January 8, 2008

Mbeki, Zuma in talks on ANC power handover

President Thabo Mbeki and African National Congress (ANC) president Jacob Zuma have had their first one-on-one meeting since the party's elective conference at Polokwane. The meeting comes amid deep divisions in the party after the conference. A series of top-level meetings to manage the transition between the outgoing and the newly elected leadership of the ruling party has taken place in recent days. The two centres of power created by having different presidents of the party and the state is likely to bedevil relations between Luthuli House and the Union Buildings. The NPA's move against Zuma will no doubt feature in any discussions on the handover.
ANC and government officials have so far not spoken about the details of meeting. ANC secretary-general Gwede Mantashe said: "I cannot speak on the matter because I might be breaking certain protocols." And Treasurer-general Matthews Phosa said it was not "unnatural" for the two men to meet. ANC sources also said that "conditions" had forced Mbeki and Zuma to meet. "They have to discuss how the handover is going to work and the practicalities have to be sorted out," one source said. Mbeki's spokesman, Mukoni Ratshitanga, was "unaware" of the meeting, saying all queries should be referred to the ANC.
Besides of this meeting the party's new national executive committee (NEC) had also held its first gathering. The NEC's meeting comes as tension rises over Zuma being charged again. The Congress of South African Trade Unions (Cosatu) has upped the ante when it responded to a call by former chief justice Arthur Chaskalson and veteran human rights lawyer George Bizos, who warned Zuma's detractors and supporters to stop interfering in the work of the country's courts. Cosatu spokesman Patrick Craven said although the views of the two jurists had to be "taken seriously" because Cosatu shared their views on the independence of the judiciary, their concern was misplaced. "Their concerns about the independence of the judiciary are directed to the wrong door. Cosatu fully supports an independent judiciary and shares the judge's fears that it is under threat. "We believe, however, that they should not be criticising Cosatu but the people who are manipulating the judicial system for their own political ends."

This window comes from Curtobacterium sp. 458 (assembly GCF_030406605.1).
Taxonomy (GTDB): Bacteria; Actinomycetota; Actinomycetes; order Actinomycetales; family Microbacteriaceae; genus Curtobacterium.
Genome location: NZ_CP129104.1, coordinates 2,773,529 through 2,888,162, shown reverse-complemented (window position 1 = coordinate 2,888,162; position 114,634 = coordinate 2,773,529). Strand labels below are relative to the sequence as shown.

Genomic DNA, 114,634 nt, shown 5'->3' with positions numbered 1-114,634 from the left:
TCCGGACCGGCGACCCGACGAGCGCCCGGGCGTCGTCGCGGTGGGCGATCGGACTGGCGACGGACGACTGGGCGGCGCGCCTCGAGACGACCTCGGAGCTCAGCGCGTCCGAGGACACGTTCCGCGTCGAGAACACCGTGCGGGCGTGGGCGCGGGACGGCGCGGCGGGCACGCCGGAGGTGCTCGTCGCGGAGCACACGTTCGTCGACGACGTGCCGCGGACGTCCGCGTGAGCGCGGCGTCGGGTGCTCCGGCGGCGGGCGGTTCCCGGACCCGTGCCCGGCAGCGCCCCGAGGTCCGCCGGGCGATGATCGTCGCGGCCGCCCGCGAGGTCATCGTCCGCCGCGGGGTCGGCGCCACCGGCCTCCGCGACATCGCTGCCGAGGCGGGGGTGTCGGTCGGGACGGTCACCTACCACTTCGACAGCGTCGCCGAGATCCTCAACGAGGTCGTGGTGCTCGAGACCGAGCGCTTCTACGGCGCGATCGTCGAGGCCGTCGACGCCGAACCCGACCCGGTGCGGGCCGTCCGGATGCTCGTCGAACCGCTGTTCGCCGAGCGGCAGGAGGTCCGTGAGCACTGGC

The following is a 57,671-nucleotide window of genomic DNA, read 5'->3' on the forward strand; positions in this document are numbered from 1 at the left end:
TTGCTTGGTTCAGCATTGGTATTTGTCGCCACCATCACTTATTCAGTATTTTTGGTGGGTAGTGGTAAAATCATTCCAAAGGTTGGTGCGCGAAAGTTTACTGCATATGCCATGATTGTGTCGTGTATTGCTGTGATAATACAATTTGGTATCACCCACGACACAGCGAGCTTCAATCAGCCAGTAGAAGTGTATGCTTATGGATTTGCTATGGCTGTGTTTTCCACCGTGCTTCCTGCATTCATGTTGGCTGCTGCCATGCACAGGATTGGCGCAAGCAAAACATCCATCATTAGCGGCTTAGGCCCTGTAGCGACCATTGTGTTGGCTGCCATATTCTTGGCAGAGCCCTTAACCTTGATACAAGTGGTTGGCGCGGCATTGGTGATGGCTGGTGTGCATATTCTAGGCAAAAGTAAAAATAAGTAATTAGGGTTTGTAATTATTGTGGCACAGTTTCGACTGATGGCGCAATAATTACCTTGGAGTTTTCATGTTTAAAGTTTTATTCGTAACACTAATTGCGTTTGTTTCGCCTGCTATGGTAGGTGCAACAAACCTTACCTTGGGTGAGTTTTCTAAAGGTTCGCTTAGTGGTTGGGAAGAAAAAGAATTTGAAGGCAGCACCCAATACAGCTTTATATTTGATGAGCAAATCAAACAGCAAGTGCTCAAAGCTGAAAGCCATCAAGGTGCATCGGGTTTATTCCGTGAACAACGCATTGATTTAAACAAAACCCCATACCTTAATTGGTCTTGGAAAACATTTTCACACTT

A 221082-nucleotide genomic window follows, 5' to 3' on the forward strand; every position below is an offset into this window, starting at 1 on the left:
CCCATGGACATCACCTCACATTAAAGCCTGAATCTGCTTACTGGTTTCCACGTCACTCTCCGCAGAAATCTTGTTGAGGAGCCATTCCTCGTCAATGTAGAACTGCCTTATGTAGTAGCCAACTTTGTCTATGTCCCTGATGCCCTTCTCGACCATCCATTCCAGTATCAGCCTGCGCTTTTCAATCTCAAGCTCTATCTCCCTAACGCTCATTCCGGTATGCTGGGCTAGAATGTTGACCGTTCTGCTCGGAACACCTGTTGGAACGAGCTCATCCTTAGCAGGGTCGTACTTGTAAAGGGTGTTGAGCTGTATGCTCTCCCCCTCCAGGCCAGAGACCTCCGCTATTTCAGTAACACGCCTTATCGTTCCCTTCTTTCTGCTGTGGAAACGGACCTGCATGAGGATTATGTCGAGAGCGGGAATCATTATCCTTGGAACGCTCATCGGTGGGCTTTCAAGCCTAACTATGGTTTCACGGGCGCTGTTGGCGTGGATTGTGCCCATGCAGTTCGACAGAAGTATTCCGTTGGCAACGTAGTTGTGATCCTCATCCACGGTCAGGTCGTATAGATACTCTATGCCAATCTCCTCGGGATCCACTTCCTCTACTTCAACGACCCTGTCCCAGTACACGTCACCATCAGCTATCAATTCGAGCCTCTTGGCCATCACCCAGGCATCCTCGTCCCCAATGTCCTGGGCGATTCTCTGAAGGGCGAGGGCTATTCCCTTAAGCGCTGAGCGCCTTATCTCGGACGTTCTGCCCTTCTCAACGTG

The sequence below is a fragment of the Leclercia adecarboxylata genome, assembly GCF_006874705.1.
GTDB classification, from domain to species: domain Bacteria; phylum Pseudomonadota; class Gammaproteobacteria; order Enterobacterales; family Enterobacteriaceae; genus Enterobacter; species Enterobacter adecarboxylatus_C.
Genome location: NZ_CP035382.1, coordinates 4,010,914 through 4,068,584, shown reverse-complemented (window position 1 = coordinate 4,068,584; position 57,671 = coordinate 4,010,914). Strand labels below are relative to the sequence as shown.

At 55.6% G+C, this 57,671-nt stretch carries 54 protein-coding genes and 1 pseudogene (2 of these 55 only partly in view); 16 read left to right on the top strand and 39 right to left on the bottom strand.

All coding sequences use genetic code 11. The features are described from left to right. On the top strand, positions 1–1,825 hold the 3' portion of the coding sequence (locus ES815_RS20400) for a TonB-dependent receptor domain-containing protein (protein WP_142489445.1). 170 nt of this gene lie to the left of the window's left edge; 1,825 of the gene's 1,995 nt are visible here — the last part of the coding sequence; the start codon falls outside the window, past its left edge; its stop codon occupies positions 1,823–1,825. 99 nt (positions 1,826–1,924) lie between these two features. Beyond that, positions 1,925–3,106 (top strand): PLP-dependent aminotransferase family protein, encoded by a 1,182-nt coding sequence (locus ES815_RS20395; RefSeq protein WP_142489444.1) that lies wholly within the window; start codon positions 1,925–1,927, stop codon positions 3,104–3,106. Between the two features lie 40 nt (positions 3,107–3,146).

Zuma's supporters have continually argued that he will not get a fair trial and that the NPA has misused its power. Zuma's trial, set for August, coincides with the start of the ANC's process of selecting its presidential candidate for the country's 2009 general election. His supporters make much of the timing of the trial and have used this as part of their argument, saying his legal woes are a ruse to prevent him from succeeding Mbeki. Despite Zuma's impending trial, the NEC still had to get on with the business of electing the party's new national working committee, which runs the party from day to day. The NEC also had to appoint new members who will sit on important sub-committees such economic transformation, social transformation and organisational development. Zuma's supporters on the 86-member NEC vowed not to be "de-focused" by the ANC president's legal troubles and pledged to move swiftly to implement key resolutions adopted at the Polokwane conference. These include integrating the Scorpions into the police, and scrapping Mbeki's powers to appoint premiers and executive mayors. The NEC will also be hard-pressed to begin the process of healing the party, a task that will be made more difficult by Zuma's coming trial. (Business Day, Johannesburg)

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